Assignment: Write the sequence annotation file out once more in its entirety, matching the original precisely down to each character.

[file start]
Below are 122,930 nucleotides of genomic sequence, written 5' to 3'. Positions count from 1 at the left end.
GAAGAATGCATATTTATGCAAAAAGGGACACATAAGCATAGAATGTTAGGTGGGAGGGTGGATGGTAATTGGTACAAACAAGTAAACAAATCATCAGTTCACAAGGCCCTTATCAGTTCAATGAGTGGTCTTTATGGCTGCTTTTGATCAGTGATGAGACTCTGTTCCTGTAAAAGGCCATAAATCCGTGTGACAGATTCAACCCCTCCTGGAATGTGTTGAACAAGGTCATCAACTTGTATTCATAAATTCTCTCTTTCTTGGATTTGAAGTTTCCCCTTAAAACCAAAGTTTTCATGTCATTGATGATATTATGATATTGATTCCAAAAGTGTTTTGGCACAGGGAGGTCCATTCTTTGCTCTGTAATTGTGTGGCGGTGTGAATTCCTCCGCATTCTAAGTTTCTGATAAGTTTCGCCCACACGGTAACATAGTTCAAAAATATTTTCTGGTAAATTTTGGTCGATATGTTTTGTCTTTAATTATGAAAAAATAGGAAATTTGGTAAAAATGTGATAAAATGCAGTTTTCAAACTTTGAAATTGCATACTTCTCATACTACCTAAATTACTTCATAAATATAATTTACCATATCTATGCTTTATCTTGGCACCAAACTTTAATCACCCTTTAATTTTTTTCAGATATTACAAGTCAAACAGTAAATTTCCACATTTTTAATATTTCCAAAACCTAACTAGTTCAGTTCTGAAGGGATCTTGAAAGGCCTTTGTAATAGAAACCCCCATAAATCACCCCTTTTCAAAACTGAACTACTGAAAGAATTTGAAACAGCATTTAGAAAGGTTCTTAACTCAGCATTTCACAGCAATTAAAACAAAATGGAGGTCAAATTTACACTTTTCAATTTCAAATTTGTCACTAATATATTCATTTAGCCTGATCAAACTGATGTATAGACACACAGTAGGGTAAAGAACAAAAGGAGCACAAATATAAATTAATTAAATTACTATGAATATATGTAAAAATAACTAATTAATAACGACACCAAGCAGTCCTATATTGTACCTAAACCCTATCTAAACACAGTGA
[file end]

Below are 122,930 nucleotides of genomic sequence, written 5' to 3'. Positions count from 1 at the left end.
GAAGAATGCATATTTATGCAAAAAGGGACACATAAGCATAGAATGTTAGGTGGGAGGGTGGATGGTAATTGGTACAAACAAGTAAACAAATCATCAGTTCACAAGGCCCTTATCAGTTCAATGAGTGGTCTTTATGGCTGCTTTTGATCAGTGATGAGACTCTGTTCCTGTAAAAGGCCATAAATCCGTGTGACAGATTCAACCCCTCCTGGAATGTGTTGAACAAGGTCATCAACTTGTATTCATAAATTCTCTCTTTCTTGGATTTGAAGTTTCCCCTTAAAACCAAAGTTTTCATGTCATTGATGATATTATGATATTGATTCCAAAAGTGTTTTGGCACAGGGAGGTCCATTCTTTGCTCTGTAATTGTGTGGCGGTGTGAATTCCTCCGCATTCTAAGTTTCTGATAAGTTTCGCCCACACGGTAACATAGTTCAAAAATATTTTCTGGTAAATTTTGGTCGATATGTTTTGTCTTTAATTATGAAAAAATAGGAAATTTGGTAAAAATGTGATAAAATGCAGTTTTCAAACTTTGAAATTGCATACTTCTCATACTACCTAAATTACTTCATAAATATAATTTACCATATCTATGCTTTATCTTGGCACCAAACTTTAATCACCCTTTAATTTTTTTCAGATATTACAAGTCAAACAGTAAATTTCCACATTTTTAATATTTCCAAAACCTAACTAGTTCAGTTCTGAAGGGATCTTGAAAGGCCTTTGTAATAGAAACCCCCATAAATCACCCCTTTTCAAAACTGAACTACTGAAAGAATTTGAAACAGCATTTAGAAAGGTTCTTAACTCAGCATTTCACAGCAATTAAAACAAAATGGAGGTCAAATTTACACTTTTCAATTTCAAATTTGTCACTAATATATTCATTTAGCCTGATCAAACTGATGTATAGACACACAGTAGGGTAAAGAACAAAAGGAGCACAAATATAAATTAATTAAATTACTATGAATATATGTAAAAATAACTAATTAATAACGACACCAAGCAGTCCTATATTGTACCTAAACCCTATCTAAACACAGTGA